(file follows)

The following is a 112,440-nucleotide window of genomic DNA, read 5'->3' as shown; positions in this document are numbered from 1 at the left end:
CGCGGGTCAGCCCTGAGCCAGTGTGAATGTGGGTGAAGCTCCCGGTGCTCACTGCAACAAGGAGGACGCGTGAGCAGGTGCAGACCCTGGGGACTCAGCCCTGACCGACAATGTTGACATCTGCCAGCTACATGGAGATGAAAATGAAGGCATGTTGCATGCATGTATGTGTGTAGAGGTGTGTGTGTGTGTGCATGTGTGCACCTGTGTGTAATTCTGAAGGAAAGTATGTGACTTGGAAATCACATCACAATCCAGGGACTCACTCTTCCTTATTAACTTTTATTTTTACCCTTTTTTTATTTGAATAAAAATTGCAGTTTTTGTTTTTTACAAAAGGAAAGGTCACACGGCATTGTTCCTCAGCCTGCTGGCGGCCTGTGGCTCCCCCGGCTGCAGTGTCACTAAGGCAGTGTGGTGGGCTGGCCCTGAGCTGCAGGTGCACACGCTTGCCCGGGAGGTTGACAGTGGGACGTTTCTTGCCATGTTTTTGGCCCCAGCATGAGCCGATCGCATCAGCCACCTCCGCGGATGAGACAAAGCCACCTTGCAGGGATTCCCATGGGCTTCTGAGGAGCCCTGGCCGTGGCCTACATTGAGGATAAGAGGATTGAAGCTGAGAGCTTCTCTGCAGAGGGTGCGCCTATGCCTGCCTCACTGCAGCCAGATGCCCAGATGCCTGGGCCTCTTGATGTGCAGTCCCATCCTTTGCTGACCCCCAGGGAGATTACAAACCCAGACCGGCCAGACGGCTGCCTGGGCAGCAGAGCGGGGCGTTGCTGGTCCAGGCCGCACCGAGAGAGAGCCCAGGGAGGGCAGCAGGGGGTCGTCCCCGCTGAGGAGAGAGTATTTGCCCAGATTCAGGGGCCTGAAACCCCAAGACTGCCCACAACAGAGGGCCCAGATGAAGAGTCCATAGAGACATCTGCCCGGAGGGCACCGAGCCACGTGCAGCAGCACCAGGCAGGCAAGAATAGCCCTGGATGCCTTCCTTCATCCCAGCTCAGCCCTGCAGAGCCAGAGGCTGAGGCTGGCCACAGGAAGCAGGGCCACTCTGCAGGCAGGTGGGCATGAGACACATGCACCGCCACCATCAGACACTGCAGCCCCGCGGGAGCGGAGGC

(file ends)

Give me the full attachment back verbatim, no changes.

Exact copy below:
The following is a 112,440-nucleotide window of genomic DNA, read 5'->3' as shown; positions in this document are numbered from 1 at the left end:
CGCGGGTCAGCCCTGAGCCAGTGTGAATGTGGGTGAAGCTCCCGGTGCTCACTGCAACAAGGAGGACGCGTGAGCAGGTGCAGACCCTGGGGACTCAGCCCTGACCGACAATGTTGACATCTGCCAGCTACATGGAGATGAAAATGAAGGCATGTTGCATGCATGTATGTGTGTAGAGGTGTGTGTGTGTGTGCATGTGTGCACCTGTGTGTAATTCTGAAGGAAAGTATGTGACTTGGAAATCACATCACAATCCAGGGACTCACTCTTCCTTATTAACTTTTATTTTTACCCTTTTTTTATTTGAATAAAAATTGCAGTTTTTGTTTTTTACAAAAGGAAAGGTCACACGGCATTGTTCCTCAGCCTGCTGGCGGCCTGTGGCTCCCCCGGCTGCAGTGTCACTAAGGCAGTGTGGTGGGCTGGCCCTGAGCTGCAGGTGCACACGCTTGCCCGGGAGGTTGACAGTGGGACGTTTCTTGCCATGTTTTTGGCCCCAGCATGAGCCGATCGCATCAGCCACCTCCGCGGATGAGACAAAGCCACCTTGCAGGGATTCCCATGGGCTTCTGAGGAGCCCTGGCCGTGGCCTACATTGAGGATAAGAGGATTGAAGCTGAGAGCTTCTCTGCAGAGGGTGCGCCTATGCCTGCCTCACTGCAGCCAGATGCCCAGATGCCTGGGCCTCTTGATGTGCAGTCCCATCCTTTGCTGACCCCCAGGGAGATTACAAACCCAGACCGGCCAGACGGCTGCCTGGGCAGCAGAGCGGGGCGTTGCTGGTCCAGGCCGCACCGAGAGAGAGCCCAGGGAGGGCAGCAGGGGGTCGTCCCCGCTGAGGAGAGAGTATTTGCCCAGATTCAGGGGCCTGAAACCCCAAGACTGCCCACAACAGAGGGCCCAGATGAAGAGTCCATAGAGACATCTGCCCGGAGGGCACCGAGCCACGTGCAGCAGCACCAGGCAGGCAAGAATAGCCCTGGATGCCTTCCTTCATCCCAGCTCAGCCCTGCAGAGCCAGAGGCTGAGGCTGGCCACAGGAAGCAGGGCCACTCTGCAGGCAGGTGGGCATGAGACACATGCACCGCCACCATCAGACACTGCAGCCCCGCGGGAGCGGAGGC